Monday, November 30, 2009

Cell Finale

This video should be helpful to you as you prepare for Thursday's test.

Go to the website at

Click on any of the categories and write an overview describing one of the images captured by the Microscope Imaging Station.

Monday, November 16, 2009

Cell Division

One of the most important aspects to life is the ability to reproduce. Species reproduction hinges on cellular reproduction. The ability for a cell to make copies of itself is an amazing process. It is happening on a constant basis all through your body and all through the living world.

In the human body, the 46 chromosomes form 23 pairs of chromosomes. The pairs form because the chromosomes are alike. When there are two of every chromosome the cell is called diploid. Sex cells, on the other hand, contain only one chromosome from each matched pair and are called haploid. Therefore, a human sex cell has 23 chromosomes, not 23 pairs of chromosomes.

Meiosis happens when an organism reproduces. Sex cells form with one half the chromosomes of the original cell. This way, when that cell pairs up with a sex cell from another organism, the result is a combination of chromosomes from both parents.

Mitosis is happening all the time throughout your body. In this process, the nucleus of a cell divides to form two identical nuclei. Each of the two nuclei contain the same number and type of chromosomes as the original.


Go to the website On the left side of the website, there is a section called "interactive." Starting with the "Cell Model" link, go through each of the interactive activities (you don't need to do the puzzles or the quizzes). Make a comment (write a paragraph) about cell division based on what you learned through these demonstrations.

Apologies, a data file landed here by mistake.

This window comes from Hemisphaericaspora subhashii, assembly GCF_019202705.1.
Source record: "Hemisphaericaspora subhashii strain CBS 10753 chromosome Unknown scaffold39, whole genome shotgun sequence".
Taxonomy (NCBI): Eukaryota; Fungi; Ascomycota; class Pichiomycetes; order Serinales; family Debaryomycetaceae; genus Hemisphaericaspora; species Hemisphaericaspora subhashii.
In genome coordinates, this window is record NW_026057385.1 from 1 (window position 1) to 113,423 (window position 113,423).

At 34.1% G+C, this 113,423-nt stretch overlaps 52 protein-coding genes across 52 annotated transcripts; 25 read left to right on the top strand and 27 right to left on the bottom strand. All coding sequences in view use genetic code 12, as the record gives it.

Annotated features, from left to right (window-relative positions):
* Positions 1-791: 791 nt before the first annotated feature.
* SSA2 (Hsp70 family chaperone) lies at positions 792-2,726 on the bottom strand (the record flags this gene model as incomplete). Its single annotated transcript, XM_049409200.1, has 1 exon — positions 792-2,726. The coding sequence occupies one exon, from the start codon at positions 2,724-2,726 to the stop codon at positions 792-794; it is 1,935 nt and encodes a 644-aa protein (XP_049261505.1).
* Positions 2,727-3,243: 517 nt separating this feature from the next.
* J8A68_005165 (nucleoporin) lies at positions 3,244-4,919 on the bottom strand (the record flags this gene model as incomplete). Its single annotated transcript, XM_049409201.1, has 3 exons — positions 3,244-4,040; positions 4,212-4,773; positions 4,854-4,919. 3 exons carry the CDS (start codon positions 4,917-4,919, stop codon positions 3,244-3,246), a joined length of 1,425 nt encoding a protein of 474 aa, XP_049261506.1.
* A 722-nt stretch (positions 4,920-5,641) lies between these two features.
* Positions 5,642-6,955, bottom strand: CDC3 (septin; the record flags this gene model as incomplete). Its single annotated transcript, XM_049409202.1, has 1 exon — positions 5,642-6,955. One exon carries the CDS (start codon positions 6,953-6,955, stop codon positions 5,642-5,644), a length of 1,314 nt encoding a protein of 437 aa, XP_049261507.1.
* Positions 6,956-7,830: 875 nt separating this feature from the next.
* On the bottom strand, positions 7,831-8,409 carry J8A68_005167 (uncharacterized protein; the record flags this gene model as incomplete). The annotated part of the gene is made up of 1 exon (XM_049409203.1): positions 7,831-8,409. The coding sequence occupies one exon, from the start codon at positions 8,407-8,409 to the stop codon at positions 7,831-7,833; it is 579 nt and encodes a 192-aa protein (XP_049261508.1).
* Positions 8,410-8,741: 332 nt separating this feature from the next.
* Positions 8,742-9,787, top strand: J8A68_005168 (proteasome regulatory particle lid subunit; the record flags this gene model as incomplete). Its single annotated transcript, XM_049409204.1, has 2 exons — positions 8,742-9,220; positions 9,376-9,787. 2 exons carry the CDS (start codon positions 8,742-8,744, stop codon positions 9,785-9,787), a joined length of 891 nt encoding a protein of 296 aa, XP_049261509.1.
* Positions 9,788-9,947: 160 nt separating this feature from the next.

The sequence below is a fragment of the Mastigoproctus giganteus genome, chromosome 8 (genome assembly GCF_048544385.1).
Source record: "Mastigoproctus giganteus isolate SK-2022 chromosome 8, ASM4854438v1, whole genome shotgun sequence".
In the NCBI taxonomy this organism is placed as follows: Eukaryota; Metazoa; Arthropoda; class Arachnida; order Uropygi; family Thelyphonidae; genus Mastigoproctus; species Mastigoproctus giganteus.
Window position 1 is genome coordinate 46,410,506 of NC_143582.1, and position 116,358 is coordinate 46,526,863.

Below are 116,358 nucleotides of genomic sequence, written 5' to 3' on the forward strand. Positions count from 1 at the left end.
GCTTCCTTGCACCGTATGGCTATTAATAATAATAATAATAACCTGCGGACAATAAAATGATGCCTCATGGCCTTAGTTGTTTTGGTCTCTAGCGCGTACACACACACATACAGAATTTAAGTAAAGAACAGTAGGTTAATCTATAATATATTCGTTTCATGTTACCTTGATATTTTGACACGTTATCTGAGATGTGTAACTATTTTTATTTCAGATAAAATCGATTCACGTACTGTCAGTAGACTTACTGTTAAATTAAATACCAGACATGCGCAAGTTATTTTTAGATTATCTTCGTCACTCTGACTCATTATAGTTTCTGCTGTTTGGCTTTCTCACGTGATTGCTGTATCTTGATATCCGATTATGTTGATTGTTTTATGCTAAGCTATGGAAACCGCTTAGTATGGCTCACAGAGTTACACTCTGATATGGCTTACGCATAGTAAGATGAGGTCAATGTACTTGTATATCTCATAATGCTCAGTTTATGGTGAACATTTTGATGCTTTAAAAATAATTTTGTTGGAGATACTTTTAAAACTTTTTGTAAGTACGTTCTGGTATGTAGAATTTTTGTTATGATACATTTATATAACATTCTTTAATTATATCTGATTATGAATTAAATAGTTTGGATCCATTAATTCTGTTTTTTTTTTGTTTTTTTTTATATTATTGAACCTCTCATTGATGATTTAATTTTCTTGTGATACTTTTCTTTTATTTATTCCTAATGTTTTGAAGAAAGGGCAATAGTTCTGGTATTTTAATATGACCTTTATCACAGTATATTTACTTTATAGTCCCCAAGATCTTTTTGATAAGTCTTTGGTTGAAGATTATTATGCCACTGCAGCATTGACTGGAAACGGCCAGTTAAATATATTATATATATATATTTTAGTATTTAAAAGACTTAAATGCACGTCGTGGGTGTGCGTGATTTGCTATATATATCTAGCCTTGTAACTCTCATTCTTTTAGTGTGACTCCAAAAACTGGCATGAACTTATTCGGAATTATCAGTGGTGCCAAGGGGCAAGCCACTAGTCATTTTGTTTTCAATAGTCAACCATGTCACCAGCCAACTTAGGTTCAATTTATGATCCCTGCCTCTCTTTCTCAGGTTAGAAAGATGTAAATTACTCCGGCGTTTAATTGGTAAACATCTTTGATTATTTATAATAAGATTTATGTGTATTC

Thursday, November 12, 2009

Have a wonderful weekend!

Hi everybody. I'm sorry I wasn't at school today. I hope you enjoyed the Planet Earth DVD . I think it's some of the most amazing footage of our world.

Adaptations are characteristics that an organism has that allow it to survive in it's environment. For example, the leopard can climb trees so that they can pounce on prey from above and sleep safely in it's branches.


Please comment on something interesting from the docementary today (linked). I would especially be interested in hearing about adaptations that you noticed in the living organisms discussed in the film.

Monday, November 9, 2009

Edible Cell Day!!

We are approaching edible cell day, where you all will be bringing in models of eukaryotic cells made out of food we can eat. Do your best to find foods that will look similar to the actual organelles found in the cell. For example, ribosomes are small bead-like parts found on the rough endoplasmic reticulum. I think they look like Nerd candies.

Prizes will be awarded to best tasting, most accurate, and worst tasting.

Bring in your edible cell on November 20th.


Go to the following website and read each page about the Eukaryotic Animal Cell (by clicking the next button). Identifying Eukaryotic Animal Cell Organelles

Pick one organelle and write a description of its purpose and function.

Monday, November 2, 2009


A long time ago in a monastery far, far away....

Robert Hooke was one of the first to observe that all living organisms are made of structures which he called "cells." He named them after the living quarters for monks in a monastery (cells!). The word "cell," as defined by, is "any of various small compartments or bounded areas forming part of a whole." This definition works well for our understanding of what a cell is in life science. They are the simplest structures that make up life.


Watch the video about cells and answer the questions:

1. How many cells are in a human body?
2. Which parts of the body are made of cells?
3. What does the nucleus do inside the cell?
4. What does the membrane do?
5. Do cells communicate?
6. What other interesting thing did you learn from this video?